Suzann Bresler Goldstein
Author

About

FIGHTING BACK: Doing Battle with Cancer, the website and the blog, is a collection of personal essays about managing our lives, the tragedies that sometimes befall us, and the in-between times that leave us marked by the joy of the moment.
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The Valerie Fund
The Valerie Fund's mission is to provide support for the comprehensive health care of children with cancer and blood disorders.

The Stacy Goldstein Breast Cancer Center
RCINJ's Stacy Goldstein Breast Cancer Center provides comprehensive care for people with breast cancer.

My Book

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Category: Grief and Bereavement

Chapter 1–Memories

I don’t remember my mother. She died suddenly one Saturday night in March while my parents were at the home of friends. Her name was Edna. She was 40 years old. I was 9 1/2. My dad woke me late that Saturday night—I had been sleeping at Granny’s, my mother’s mother. His arms tight around…


Chapter 2–Welcome to Our World

Eleven years after that jarring night in March when I learned my mother had died, my wonderful brother Stan was gone. He was killed in an automobile accident on the Henry Hudson Parkway in Riverdale, New York. Stan was twenty-six. I still miss him. One year later, determined to build a new life for myself,…


Chapter 6–The Hall Clock

Traffic into New York City had been bumper to bumper. I was late. Valerie, my five-year-old, was in Babies Hospital one month after her last chemo. It was January 12, 1972, the date marking the end of two long, difficult years of shock and turmoil for my small family. This time, her checkup was for…


The Grief That Howls

 I recently read an article written by The New York Times columnist Jane Brody1 regarding the loss of a spouse and the healing that takes place. It was titled Recovery Varies After a Spouse Dies. The early research maintained that “the vast majority of surviving spouses adjust well.”2 New research suggests, however, that a more…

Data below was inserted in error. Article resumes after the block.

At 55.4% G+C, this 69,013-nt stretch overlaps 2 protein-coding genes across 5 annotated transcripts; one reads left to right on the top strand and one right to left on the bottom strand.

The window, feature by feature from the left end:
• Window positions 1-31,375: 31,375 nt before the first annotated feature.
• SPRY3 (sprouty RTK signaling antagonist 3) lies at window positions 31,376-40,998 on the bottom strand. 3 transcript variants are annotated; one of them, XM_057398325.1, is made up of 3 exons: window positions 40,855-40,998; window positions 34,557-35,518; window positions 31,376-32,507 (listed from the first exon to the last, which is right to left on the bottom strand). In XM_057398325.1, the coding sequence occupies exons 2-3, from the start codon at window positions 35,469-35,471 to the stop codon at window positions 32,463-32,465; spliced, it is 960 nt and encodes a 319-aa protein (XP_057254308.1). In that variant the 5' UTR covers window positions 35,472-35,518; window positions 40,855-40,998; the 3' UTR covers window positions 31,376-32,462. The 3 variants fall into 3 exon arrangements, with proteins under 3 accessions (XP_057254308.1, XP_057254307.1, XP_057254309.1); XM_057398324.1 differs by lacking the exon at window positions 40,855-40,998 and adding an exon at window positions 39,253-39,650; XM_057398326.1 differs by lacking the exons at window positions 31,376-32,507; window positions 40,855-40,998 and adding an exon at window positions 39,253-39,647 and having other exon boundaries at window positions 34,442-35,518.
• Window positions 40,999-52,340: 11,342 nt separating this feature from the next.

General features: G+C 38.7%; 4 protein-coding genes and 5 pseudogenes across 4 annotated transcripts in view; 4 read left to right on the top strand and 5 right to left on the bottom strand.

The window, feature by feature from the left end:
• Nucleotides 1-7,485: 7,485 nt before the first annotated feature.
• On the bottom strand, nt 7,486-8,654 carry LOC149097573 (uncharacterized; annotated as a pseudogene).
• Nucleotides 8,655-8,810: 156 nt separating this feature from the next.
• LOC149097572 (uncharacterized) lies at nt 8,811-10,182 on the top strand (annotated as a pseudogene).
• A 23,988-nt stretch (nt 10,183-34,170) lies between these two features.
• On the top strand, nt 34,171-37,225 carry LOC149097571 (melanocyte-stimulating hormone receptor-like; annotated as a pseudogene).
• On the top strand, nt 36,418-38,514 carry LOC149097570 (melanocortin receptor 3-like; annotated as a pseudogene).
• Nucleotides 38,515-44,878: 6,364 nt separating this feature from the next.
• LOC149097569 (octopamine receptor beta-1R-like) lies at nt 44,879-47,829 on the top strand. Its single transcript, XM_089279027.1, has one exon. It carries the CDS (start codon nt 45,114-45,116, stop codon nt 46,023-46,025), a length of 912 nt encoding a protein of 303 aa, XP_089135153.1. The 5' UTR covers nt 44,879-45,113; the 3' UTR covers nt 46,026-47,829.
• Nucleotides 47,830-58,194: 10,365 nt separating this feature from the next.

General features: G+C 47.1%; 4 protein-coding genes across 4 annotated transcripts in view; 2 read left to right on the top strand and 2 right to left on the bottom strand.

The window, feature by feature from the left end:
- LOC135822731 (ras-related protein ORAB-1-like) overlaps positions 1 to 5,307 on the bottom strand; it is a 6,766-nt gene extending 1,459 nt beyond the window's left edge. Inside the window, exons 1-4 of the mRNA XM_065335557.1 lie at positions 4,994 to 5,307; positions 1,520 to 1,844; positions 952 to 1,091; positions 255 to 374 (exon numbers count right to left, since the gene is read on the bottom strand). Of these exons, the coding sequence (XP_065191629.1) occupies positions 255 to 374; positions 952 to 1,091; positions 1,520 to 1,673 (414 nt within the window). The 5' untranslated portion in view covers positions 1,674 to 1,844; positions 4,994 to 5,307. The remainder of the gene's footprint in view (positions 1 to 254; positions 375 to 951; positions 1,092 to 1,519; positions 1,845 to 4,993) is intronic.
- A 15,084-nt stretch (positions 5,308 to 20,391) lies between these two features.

GRAND ROUNDS: THE PARENT’S SIDE

A GLIMPSE OF BEHAVIOR I gave the following Grand Rounds speech to doctors and medical students at Newark Beth Israel Medical Center in April 2016. My husband Ed suggested I post it on my blog Unexpectedlives.com. I agreed. I thought about what I would say in the days before the speech and A Medical Problem…


A MEDICAL PROBLEM THAT WON’T GO AWAY

 Robert—our daughter Stacy’s husband—and I were standing quietly outside the double doors that led to the medical center’s intensive care unit (ICU). It was early in the morning and Stacy was inside the unit on a respirator. The doors were closed. We had been asked to leave while the nurses took care of the patients….


Remembrances of Times Past

Donnie Moorin died on Monday, February 20, 2012. He was 79 years old. Donnie, his younger sister Carole, and their parents lived two houses away from my family on Charles Street in Bridgeport, CT. Carole and I have been close friends since babyhood. Donnie’s death shattered the peace of our Florida vacation — my husband…


Memorials Unlimited

Last April, I heard about a memorial service held jointly by The Valerie Fund Children’s Centers* at Overlook and Morristown Hospitals. This special memorial for children who had lost their struggle to cancer or blood disorders takes place yearly in the Morristown Hospital’s Malcolm Forbes auditorium. The idea was so natural and loving that I wondered why…


Vets in Need and the Folks Who Respond(ed)

I attended the August 3rd Vet2Vet meeting at the invitation of my husband Ed, a committed volunteer consultant at the University of Medicine and Dentistry of New Jersey (UMDNJ). The veterans peer counseling program, based at UMDNJ’s University Behavioral HealthCare Center (UBHC), was, for several weeks, our unceasing topic of conversation and I had jumped…


Mom’s Place, Part II

I was not quite ten years old when my mother died. She was forty-two, and her death stole almost all of my childhood memories:  the knowledge of her as a mother and individual,  my past experiences as her daughter, and  my relationships with the family during those young years. Only two solitary sparks remain. There’s nothing else to grab onto, nothing to build…